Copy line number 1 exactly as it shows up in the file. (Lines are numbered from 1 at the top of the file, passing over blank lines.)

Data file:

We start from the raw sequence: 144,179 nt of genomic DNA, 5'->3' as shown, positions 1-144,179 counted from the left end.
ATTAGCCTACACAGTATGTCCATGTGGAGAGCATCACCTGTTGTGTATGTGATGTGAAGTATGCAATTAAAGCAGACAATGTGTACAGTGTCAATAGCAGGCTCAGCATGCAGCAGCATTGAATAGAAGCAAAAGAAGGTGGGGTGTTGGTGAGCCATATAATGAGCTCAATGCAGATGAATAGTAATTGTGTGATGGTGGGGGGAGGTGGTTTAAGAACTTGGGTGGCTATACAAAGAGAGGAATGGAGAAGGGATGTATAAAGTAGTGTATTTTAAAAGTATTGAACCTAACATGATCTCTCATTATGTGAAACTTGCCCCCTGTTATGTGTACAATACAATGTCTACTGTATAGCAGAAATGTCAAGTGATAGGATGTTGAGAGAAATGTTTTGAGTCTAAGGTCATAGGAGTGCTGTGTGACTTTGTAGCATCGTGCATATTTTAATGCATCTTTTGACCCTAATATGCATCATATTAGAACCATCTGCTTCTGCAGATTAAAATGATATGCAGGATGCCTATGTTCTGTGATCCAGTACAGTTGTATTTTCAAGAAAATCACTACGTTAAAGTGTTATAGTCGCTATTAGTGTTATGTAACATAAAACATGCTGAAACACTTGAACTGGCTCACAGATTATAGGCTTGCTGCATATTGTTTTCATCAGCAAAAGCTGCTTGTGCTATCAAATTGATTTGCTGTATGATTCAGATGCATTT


We start from the raw sequence: 144,179 nt of genomic DNA, 5'->3' as shown, positions 1-144,179 counted from the left end.